>>Who would? It sounds like nonsense to me. "100.1" is "one hundred point one". No one would use "and" there.<<

I myself would also use "point" to indicate a decimal point rather than "and".

<<Actually, that'd be "a hundred and one", as in my dialect one does not use "one" with "hundred", "thousand", "million", etc. but rather "a"; "one" is primarily formal or emphatic here and is not the default usage in such cases at all.>>

Yeah, I usually use "a" with "hundred", "thousand", "million" etc. too rather than "one". If I were counting, however, I'd say "one".

Yeah, I usually use "a" with "hundred", "thousand", "million" etc. too rather than "one". If I were counting, however, I'd say "one".

All math teachers say that. All I've had anyways. they can get kind of pissy about it too. I guess that the correct way to say 110.1 would be one hundred one and one tenth.

Think of all those spotty doggies. I don't suppose it's ever called "One hundred One Dalmatians"....missing out the "and" in numbers seems to be very much an American trait....eg Brits would never say "six hundred forty one" for 641....at least I've never heard it.

http://en.wikipedia.org/wiki/One_Hundred_and_One_Dalmatians

http://en.wikipedia.org/wiki/One_Hundred_and_One_Dalmatians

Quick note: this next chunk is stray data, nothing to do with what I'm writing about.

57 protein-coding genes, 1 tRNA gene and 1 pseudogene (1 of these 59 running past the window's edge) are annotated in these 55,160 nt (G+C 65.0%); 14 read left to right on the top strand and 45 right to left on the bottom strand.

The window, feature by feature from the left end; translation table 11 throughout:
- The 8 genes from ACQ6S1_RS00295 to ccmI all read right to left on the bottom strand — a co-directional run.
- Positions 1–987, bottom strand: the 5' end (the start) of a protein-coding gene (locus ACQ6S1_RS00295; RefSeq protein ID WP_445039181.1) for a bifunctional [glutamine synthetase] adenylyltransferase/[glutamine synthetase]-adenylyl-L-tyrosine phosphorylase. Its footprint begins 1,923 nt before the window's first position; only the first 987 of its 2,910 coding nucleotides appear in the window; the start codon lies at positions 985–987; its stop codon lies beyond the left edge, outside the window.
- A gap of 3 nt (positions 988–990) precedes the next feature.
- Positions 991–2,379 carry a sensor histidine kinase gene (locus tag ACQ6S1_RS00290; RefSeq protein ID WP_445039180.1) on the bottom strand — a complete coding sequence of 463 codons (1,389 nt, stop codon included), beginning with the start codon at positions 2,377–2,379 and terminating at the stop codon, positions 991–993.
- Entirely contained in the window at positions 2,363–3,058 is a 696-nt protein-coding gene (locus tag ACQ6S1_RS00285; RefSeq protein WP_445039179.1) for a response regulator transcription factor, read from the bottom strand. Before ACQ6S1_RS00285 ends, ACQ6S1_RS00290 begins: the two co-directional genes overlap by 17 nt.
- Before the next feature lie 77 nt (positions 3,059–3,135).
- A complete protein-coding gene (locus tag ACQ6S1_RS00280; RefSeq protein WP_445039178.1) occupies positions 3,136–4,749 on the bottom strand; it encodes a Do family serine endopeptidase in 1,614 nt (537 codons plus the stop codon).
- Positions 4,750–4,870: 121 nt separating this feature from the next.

<< All math teachers say that. All I've had anyways. they can get kind of pissy about it too. >>

Well, if a math teacher ever said that to *me*, I'd say "Well you can take this 'and' thing and shove it up your..."

OK, I wouldn't say that. But I would start saying whole numbers that 'require' me to say "and" at every opportunity. And I'd put extra emphasis on the "and"... not too much, just enough for him to notice...

- Kef

Well, if a math teacher ever said that to *me*, I'd say "Well you can take this 'and' thing and shove it up your..."

OK, I wouldn't say that. But I would start saying whole numbers that 'require' me to say "and" at every opportunity. And I'd put extra emphasis on the "and"... not too much, just enough for him to notice...

- Kef

<<Do you pronounce this number as "one hundred and one" or "one hundred one".>>

I pronounce it "one hundred and one" - the other version sounds unnatural to me.

<<I include the "and", but for some reason, here in the United States, math teachers insist the using "and" in numbers like "101", "102", "103" etc. is incorrect claiming that the "and" implies a decimal point. That's a bunch of nonsense as we'd generally use "point" for decimals, not "and". I wonder where US math teachers got this idea from?>>

I know - I had a math teacher in elementary school who insisted on that as well. I agree with you: I think it's complete nonsense, with no mathematical or linguistic justification.

I pronounce it "one hundred and one" - the other version sounds unnatural to me.

<<I include the "and", but for some reason, here in the United States, math teachers insist the using "and" in numbers like "101", "102", "103" etc. is incorrect claiming that the "and" implies a decimal point. That's a bunch of nonsense as we'd generally use "point" for decimals, not "and". I wonder where US math teachers got this idea from?>>

I know - I had a math teacher in elementary school who insisted on that as well. I agree with you: I think it's complete nonsense, with no mathematical or linguistic justification.